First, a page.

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Why Not You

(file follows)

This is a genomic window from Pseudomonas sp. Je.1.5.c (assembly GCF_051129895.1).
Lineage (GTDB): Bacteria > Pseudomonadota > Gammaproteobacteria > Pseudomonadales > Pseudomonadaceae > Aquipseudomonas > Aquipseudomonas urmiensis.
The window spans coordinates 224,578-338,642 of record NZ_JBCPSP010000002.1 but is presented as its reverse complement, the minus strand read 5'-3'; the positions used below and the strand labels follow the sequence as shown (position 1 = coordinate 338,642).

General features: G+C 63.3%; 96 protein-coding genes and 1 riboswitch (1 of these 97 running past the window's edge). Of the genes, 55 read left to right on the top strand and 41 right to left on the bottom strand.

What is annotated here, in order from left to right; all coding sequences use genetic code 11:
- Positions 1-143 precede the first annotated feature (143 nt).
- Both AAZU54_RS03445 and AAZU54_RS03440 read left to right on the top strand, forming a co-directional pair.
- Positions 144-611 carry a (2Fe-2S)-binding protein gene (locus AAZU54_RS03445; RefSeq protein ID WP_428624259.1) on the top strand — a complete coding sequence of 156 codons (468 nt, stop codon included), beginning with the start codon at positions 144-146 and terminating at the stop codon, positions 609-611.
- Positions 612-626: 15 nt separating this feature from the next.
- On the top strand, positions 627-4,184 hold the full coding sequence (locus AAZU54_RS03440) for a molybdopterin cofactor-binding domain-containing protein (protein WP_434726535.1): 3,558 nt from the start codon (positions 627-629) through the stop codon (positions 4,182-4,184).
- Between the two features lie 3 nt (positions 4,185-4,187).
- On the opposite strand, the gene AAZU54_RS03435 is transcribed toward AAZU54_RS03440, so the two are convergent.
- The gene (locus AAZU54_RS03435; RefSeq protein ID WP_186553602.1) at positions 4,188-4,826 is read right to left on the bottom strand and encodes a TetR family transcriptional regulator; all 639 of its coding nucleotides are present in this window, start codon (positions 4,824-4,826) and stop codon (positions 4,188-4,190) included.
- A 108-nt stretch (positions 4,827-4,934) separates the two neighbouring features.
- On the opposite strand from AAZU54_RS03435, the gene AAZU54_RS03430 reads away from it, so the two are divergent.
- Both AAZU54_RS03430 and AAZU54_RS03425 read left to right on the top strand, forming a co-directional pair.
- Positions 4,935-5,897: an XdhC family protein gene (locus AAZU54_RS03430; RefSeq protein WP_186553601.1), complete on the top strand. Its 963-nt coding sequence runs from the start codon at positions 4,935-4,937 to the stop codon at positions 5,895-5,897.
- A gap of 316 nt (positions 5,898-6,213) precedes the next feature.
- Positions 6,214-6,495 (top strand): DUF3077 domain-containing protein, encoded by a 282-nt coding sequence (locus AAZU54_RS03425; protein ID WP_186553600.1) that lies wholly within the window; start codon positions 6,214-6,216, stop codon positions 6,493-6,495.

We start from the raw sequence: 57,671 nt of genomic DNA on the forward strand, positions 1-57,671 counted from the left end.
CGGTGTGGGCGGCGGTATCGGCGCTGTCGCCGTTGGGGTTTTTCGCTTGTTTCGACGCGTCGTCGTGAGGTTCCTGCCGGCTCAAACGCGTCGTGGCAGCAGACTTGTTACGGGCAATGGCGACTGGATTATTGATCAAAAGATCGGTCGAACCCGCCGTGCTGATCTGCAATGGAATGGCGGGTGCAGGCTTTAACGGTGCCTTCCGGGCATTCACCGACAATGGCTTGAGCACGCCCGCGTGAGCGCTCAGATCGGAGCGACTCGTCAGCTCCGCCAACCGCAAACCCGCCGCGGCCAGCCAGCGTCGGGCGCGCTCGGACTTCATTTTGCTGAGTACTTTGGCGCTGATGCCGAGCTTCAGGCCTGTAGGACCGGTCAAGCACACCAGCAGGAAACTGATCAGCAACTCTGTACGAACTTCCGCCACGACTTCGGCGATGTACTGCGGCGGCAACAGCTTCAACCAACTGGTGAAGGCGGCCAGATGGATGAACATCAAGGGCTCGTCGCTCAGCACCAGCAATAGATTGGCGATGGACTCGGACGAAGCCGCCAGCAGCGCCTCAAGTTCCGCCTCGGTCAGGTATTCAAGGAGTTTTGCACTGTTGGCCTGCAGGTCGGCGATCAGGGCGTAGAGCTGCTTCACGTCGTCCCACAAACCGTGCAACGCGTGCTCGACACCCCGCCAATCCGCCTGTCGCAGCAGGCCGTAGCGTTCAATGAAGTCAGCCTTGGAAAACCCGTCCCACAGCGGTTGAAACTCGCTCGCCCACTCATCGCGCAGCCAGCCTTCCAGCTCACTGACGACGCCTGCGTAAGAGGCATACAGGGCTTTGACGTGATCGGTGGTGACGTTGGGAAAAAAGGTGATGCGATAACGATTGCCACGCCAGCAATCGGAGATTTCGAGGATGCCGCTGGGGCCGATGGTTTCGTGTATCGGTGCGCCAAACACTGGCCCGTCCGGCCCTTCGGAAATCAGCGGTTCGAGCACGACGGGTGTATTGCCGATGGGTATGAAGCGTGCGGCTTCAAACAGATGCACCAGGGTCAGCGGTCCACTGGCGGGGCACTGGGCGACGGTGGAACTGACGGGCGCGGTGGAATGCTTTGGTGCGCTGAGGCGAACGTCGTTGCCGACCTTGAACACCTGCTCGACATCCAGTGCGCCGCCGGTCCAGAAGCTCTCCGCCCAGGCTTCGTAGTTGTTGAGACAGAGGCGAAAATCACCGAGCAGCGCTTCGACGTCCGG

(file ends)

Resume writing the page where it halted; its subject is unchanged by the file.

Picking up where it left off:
Be a Member of the Llano Dollar-Up Club? "LITTLE STROKES fell great oaks," said Franklin, so little dollar bills will buy great mills to make clothes, preserve food and construct shelter for those who are moulding a CO-OPERATIVE COMMONWEALTH. It is not our ideal that we should ask for cash to help build a true home. We had much rather not call upon the outside world for financial aid, and the time is coming when we shall live entirely off our own resources. But, as the early colonists of America were forced to buy from the mother country until they became strong enough to support themselves, so we must depend upon the old system that encircles us for that which we are not yet strong enough to produce. We need cash to pay for a larger tract of land. We need more machin ery, fertilizer, fencing, tools, clothes, flour for the bakery and paper for the printery, all of which we can not produce. Conditions are the same here as in all other localities. All we have to sell is worth scarcely anything, and all we have to buy is sky-high. Neverthe less, there are something over three hundred conscientious members here for the purpose of making a comfortable living and the past three years have wit nessed a successful and rapid progress. We are but pioneers. You who have endured the hardships of living three to seven years on a government claim in order to own 160 acres of raw land know the sacrifices that must be borne in order to build a home, in a new country. We are pioneering and building a new home in an old country. We are proving up on a claim, and our time is up when the 20,000 acres are paid for. We shall then be ready to work out our idéal in earnest and prove to the world that a group of honest, constructive people can live the Golden Rule. The sooner the land is paid for, the sooner we can have machinery to convert our own produce into finished products; the sooner we can grow two to three hundred bushels of sweet potatoes per acre, the sooner shall we be ready to build a true home. Thus, if YOU are interested in this great work, it is only YOUR duty that you should help. We therefore ask YOU in the name of CO-OPERATION and FRATER NITY to be a member of the LLANO DOLLAR-UP CLUB and contribute what j ou see fit, that we may the sooner set the world aright. Just a dollar a month will not lessen your purse a great deal, and every penny means time saved on the road to happiness, prosperity and comfort for all. If you believe that all men were born free and equal, that the natural resources are for the whole instead of the few, that wealth breeds injustice and strife, then you can not help being a— Dollar-Up Peer Especially if you intend to make Newllano your future home. Every dol lar tljen means bricks in your own foundation of the future civilization, be cause the past civilization is rapidly vanishing and a new civilization, based upon co-operation only, is dawning in the eastern sky. Do your duty and help make your dream come true, by joining the DOL LAR-UP CLUB. ^ LLANO CO-OPERATIVE COLONY Newllano, via Leesville, La. DIFFERENT WAYS OF ATTAIN ING THE SAME ENDS Political Action Has Achieved Little; But Nineteen Hundred Years Ago Communal Action Threatened to' Disrupt the Roman State, and Constantine's Jesuitism. The Betrayal Alone by the Com munal Leaders Defeated the Movement By Geo. D. Coleman The American Federation of Labor recognizes or admits the legitimacy of Capitalism^ and seeks only to amelior ate. the conditions of wage slavery— that is, to obtain shorter hours and bet ter wages. Socialism, the I. W. W., and many others, recognize the law of social and economic evolution and re alize that Capitalism must pass away, as did feudalism, and another system take its place. Many call this new system the Co-operative Commonwealth Grant, for the sake of the argument, this concept, the question next in order is, "Which is the best way to attain it ?" Most of those who conceive this ideal believe that political action will be the shortest road. They would remain in and under capitalism, with the own ing class in possession of the machin ery of the state, owning the officials whom their money put in office, own ing the courts, the press, and control ling the police and army and navy, ev en if they elect their men to office, do not expect that the well-organized own ing class is going to allow them to be installed? Remember the case of the members of the N. Y. State Assembly, legally elected—they were expelled fronf the Legislature. Remember the case of Victor Berger, legally elected to the House of Representatives, but not allowed to take his seat. Remem ber that when any third party becomes strong, the two capitalistic parties will unite against it and, controlling the state governments, they pass laws that prevent a third party putting out a tick et; and, where they do, by controlling the polls, they throw out and change the votes. Coming down to the last al ternative, they stand ready with police and soldier to make it a matter of force and arms, rather than a fair elec tion. So much for political action. Is there a better way, a surer way, a way in which better conditions, security against unemployment and the suffer ings and privations that come in com batting capitalism face to face, can be avoided ? We claim there is a better way, and in Newllano, Louisiana, we are demon strating it. The better way is co-opera tion—not mere co-operation for profit, or for purchasing collectively and sell ing at cost while we still remain un der the wage-slave system of capital ism, but integral or complete co-opera tion—the collective ownership of land nd industries and their operation un der a board of managers and a general manager elected by us. To face capi talism in the political field and the re actionary bencficiaries of the system is to face a set of hypocrites and ut terly unprincipled scoundrels, with no sense of honor, capable, as we know, to subornation to perjury, and the use of the forms of law and trial by jury, and a hypocritical pretension that is known as the "frame-up." Their press prates of Christianity, and the majority of the pulpits of organized religion are either dumb and silent on the corrup tions, or blatant in their defense; while of the moral teachings and religion of Christ they comprehend about as much as a hog does of astronomy. Capital ism holds all the machinery of the state, courts, press, and political power, and a host of unprincipled parasites to act as spies, informers, perjurers, court of ficials, lawyers, gunmen and pimps, and to attempt to face them in the po to litical field is all but hopeless. It is true, in North Dakota political action took possession of the state for a short time ; but it was the Nonpartisan league bank, the state-owned elevators, and the state-owned mill, that hit the capi talist thieves harder than the political victory: it struck them in the economic field. The co-operative banks of the Brotherhood of Locomotive Engineers, of the International Assn' of Machin ists, hurt the old system worse than po litical action. Labor has no concep tion of its financial and economic pow er, or it would long ago have taken possession of 'the industries and pub lic utilities of the country and demon strated that political power is a secon dary matter and unconsequential. Let those who want to amuse themselves with political toys of dolls and monkeys climbing a stick do so. Once in pos session of the industries of the coun try, court decisions and injunctions would be as effective as the Pope's bull against the comet. What labor could do, if it were or ganized and acted together, nationally, we here are doing locally—that is, get ting title to land and developing in dustries collectively-owned. The stock holder in a railroad has an undivided ownership in the property of the cor poration, which he realizes and appre ciates—with this difference: his undi vided share is in proportion to the amount represented by his stock. But is of here there is no such disposition ; as all have equal, undivided shares. When any colonist looks over our broad lands or views our town and our buildings, shops, machinery, store, stock and mules, and fields of sugar cane, rice, or growing crops of any kind, he (or she) can feel that these are h;s (or her) pro perty. We now own and have free of en cumbrance, in the name of our Colony community, some over 6000 acres of land; and the lumber company from whom we bought has our agreement to buy 14,000 acres more at a very low price, making 20,000 acres in all. We have bought other land, and have offers very advantageous of still more that is, there is every prospect that every opportunity is open to us; but despite the tempting offers, gcod man agement has obliged the setting aside, at least for the present, of these oppor tunities to expand. Over a year ago, Bradstreet's rr> cantile agency gave us a rating of $250,000; but, since then, our land possessions has probably doubled, new buildings have been installed, new ma chinery set up, our tractor power more than doubled, an electric light and pow er house installed, and industries run by electricity, the new State Highway runs 100 feet from our store, and we are building a twe-story brick building facing the highway (60 x 120 feet long), to house the best and most fully equipped garage and filling station in 100 miles. Here also we shall have the best machine shop and wagon shop within 100 miles. What rating Brad street's will give us now remains to be seen—the highway will add to the val of cur property, probably double its value. At the rate Bradstreet's rat ed us A year ago, we should now be rated for over a half million or more, as we have in the year acquired 1,000 acres of good land on the Isle of Pines, south of Cuba. Up to the present, few of the radical or reform element have known of our work; but should our management take up a campaign of publicity and acquaint the active labor movement with our work, no doubt we should grow much faster; but there is a con sideration that holds that in check, and that is our experience has proved that great care must be taken in acquiring new membership, as our system is so diametrically opposite morally and psy chologically to the ideals that perme ate through and through, even uncon sciously, those who have been born and have lived under the immoral and vile system of capitalism, that, until they are morally "born again," they are not prepared to understand and work harmoniously under our methods. This may sound to some as a sort of "holi er than thou" attitude, or an assertion of superiority; but it is in accord with our facts and experience, and we there fore prefer to grow in membership slow ly and surely. We have found that the selfishness, suspicion, jealousy, self-seeking and, in fact, all the evils bred by competition and capitalism, are even unconsciously inbred in most peo ple, and the best of them need to live here and work with us at least a year to get all the meanness of the old sys tem purged out of them. We are of the opinion that the most effectual way to defeat capitalism and institute the new and coming system, is to proceed to build up the new in groups such as we are doing; and, in the doing of it, we are assured of food, shelter, clothing, a guarantee for pro vision in old age, good education for our children, and harmonious condi tions of life and self-employment, free from the dictations and oppressions of the owning-class or their hireling foremen and bosses. As to the future of a new system of society, we can gather from history that it was just such a method that undermined the Em pire of Rome, the most powerful the world has known, and it was alone the jesuitry of Emperor Constantine and a is the corruptions of a superstitious age that prevented its success. Those su pèrstitions no longer hold sway, and we think the time has come when the col lective and communal life will take root and grow. MEN AND WOMEN UNITED WILL CREATE A FREE WORLD (By The Federated Press) Herrin, 111. — Just three months to a day after the trouble at the Lester strip mine near here, June 21 and 22, that resulted in the death of three un miners and 19 detective agency, strikebreakers, a mass meeting was held under the auspices of the newly organized Herrin Woman's Union La bel league and the local Federated Trades council. It filled the council room of the city hall to overflowing. Tom Tippett told of his experiences in the tent colony and other sections of West Virginia which he investigat ed for The Federated Press a few months ago. Maud McCreery discuss ed woman's place in the labor move ment. She reviewed woman's strüg glç for an education and the ballot, and urged women to use the advan tages they now enjoy in learning the purposes of the labor movement and in -... - . . . . . r h • aiding and joining their men folk m NEWS AND CAPITAL ISTIC JOURNALISM By Joel Henry Greene The headlines of the University news paper announces on Sunday, Septem ber 24: "Allies Grant Turks Return To Europe." This alleged grant is on the same principle that the Republican par ty granted renomination to Bob La Fol lette in Wisconsin. The subhead says : "Accept Terms of Kemalists, which is a much more honest statement. This is not written to point out the injustices of "head-liners." Rockefeller's public ity agent, Ivy Lee, gave that trick away when he testified that: "Now if you will give me the headlines, I will give you the articles and the editor ials." I might moralize on the scientif ic Iying*(propaganda) taught in schools of journalism. However, my wish is to show that there are two sides to the "unspeakable Turk" story, and that the average American citizen has never heard of but one of them. The recent death of William Scawen Blunt, one of the members of "that spiritual aris tocracy which in the salt of England," to quote the Chicago Evening Post, re moves one who was always a champion of every oppressed nation, including the (Turk. The Post says in its edition of Sept. 22: "Wilfred Scawen Blunt was a ro mantic figure—champion of Egypt and Ireland, opposer of the Boer war, put in jail for his opinions—and, withal, a poet and sculptor and architect. * * *" His "Diaries," now at last to be pub lished in cheap form, is a revelation to the common people of every nation— as to how they are manipulated, de ceived, and exploited by their govern ments and the so-called "upper class His connections were with such classes by birth, wealth, arfd position, and his wide relationship and acquain tance in nearly every country gave him a breadth of knowledge and of court gossip that is most illuminating. As an example of reference to Am erican affairs and influences, the fol lowing is most interesting to the most of us: "The Egyptian papers have been full of Roosevelt's adventures in Cairo, and the speech he made in praise of British rule. He is a buffoon of the lowest American type and rous ed the fury of young Egypt to boiling point; and it is probable that, if he had not cleared straight out of the country, there would have been mis chief. From Egypt he went on to Rome and had a quarrel with the Pope, and he is now at Paris airing his fool ishness, and is to go to Berlin, a kind of mad dog roaming the world." Vol. II, p. 299 (April 25, 1910.) "There is now to be an era of co ercion. Nationalism is no longer- to be killed by kindness. There will be arrests and deportations which will go on until one fine day the Khedive will be assassinated. * * * Grey's speech showed quite clearly that it was a mat ter arranged beforehand between him and Roosevelt that Roosevelt should make the speech he did at Gu Idhall. It was one of those little perfidies by which Cabinet Ministers sometimes force the hands of their colleagues, and it has been most successful." p. 311 (June 14,1910.) Stolypin, the Russian Prime Minis ter, has been assassinated at Kief in presence of the Emperor, while at the opera. This may lead to serious conse quences. Stolypin had been the head and front of the reaction in Russia .* * ruling by spies and secret police and ar rests and hangings and deportations to Siberia. His example has been follow ed by Morley in India, by Grey in Egypt. These modern Liberals are worse than any of the old-fashioned re actionaries. * * * the outlook for lib erty in the East is a bad one. If Ger many agrees to a Frenth protectorate in Moroco, it will lead to England's claiming a protectorate in Egypt, and to Italy's claiming a protector.ate in Tripoli. The situation seems to be that the German government is not quite ready yet for war with France and En gland, while France, tho unwilling to fight, is aware of this. Neither is like ly to give in, in any formal way, and the quarrel will be left open to be tak en up again in two or three years time. An accident, however, might precipi tate matters. The outlook for Egypt is bad any way things go; for I imag ine that at the outbreak of war Eng land would annex Egypt, or declare a protectorate as an excuse for govern-' ing by martial law and treating all patriotism as rebellion." He then adds: (Compare this with what actually hap pened in December, 1914—p. 362, Sept. 17, 1911.. His predictions are almost uncanny in their fulfillment and this is but a single example.) LUMBER BUSINESS BOOMING Portland, Ore. — The lumber indus try is booming. There are more jobs on the boards of the employment agen cies asking for men to work in the woods than there have been in years. union activities. Th e support of labor papers and recognition of their educa tional value, and especially of the work i Federated Press, was urged by the speakers.